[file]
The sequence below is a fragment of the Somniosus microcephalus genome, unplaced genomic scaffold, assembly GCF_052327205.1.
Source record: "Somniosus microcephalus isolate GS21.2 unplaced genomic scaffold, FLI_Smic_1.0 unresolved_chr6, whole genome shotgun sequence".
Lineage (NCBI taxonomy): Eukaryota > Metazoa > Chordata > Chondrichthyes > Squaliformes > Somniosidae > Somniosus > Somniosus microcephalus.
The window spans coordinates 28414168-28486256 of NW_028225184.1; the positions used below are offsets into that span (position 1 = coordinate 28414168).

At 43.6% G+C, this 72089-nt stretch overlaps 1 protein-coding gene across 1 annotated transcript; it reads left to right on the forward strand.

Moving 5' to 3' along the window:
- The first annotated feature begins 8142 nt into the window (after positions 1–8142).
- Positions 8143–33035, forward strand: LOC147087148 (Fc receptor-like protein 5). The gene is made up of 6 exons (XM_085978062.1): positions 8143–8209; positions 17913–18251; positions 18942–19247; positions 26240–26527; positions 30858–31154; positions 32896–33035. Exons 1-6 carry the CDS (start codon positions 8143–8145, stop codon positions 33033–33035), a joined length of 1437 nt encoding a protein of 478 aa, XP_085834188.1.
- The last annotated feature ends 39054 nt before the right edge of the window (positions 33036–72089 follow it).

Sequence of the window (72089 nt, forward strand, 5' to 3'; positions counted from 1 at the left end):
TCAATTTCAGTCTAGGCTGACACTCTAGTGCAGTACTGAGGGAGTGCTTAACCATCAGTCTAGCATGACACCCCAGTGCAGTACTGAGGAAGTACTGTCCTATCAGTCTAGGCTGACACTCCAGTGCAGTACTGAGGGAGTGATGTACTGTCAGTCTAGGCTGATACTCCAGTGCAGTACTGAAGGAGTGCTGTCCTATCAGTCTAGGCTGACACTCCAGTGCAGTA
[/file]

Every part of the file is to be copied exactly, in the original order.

The sequence below is a fragment of the Somniosus microcephalus genome, unplaced genomic scaffold, assembly GCF_052327205.1.
Source record: "Somniosus microcephalus isolate GS21.2 unplaced genomic scaffold, FLI_Smic_1.0 unresolved_chr6, whole genome shotgun sequence".
Lineage (NCBI taxonomy): Eukaryota > Metazoa > Chordata > Chondrichthyes > Squaliformes > Somniosidae > Somniosus > Somniosus microcephalus.
The window spans coordinates 28414168-28486256 of NW_028225184.1; the positions used below are offsets into that span (position 1 = coordinate 28414168).

At 43.6% G+C, this 72089-nt stretch overlaps 1 protein-coding gene across 1 annotated transcript; it reads left to right on the forward strand.

Moving 5' to 3' along the window:
- The first annotated feature begins 8142 nt into the window (after positions 1–8142).
- Positions 8143–33035, forward strand: LOC147087148 (Fc receptor-like protein 5). The gene is made up of 6 exons (XM_085978062.1): positions 8143–8209; positions 17913–18251; positions 18942–19247; positions 26240–26527; positions 30858–31154; positions 32896–33035. Exons 1-6 carry the CDS (start codon positions 8143–8145, stop codon positions 33033–33035), a joined length of 1437 nt encoding a protein of 478 aa, XP_085834188.1.
- The last annotated feature ends 39054 nt before the right edge of the window (positions 33036–72089 follow it).

Sequence of the window (72089 nt, forward strand, 5' to 3'; positions counted from 1 at the left end):
TCAATTTCAGTCTAGGCTGACACTCTAGTGCAGTACTGAGGGAGTGCTTAACCATCAGTCTAGCATGACACCCCAGTGCAGTACTGAGGAAGTACTGTCCTATCAGTCTAGGCTGACACTCCAGTGCAGTACTGAGGGAGTGATGTACTGTCAGTCTAGGCTGATACTCCAGTGCAGTACTGAAGGAGTGCTGTCCTATCAGTCTAGGCTGACACTCCAGTGCAGTA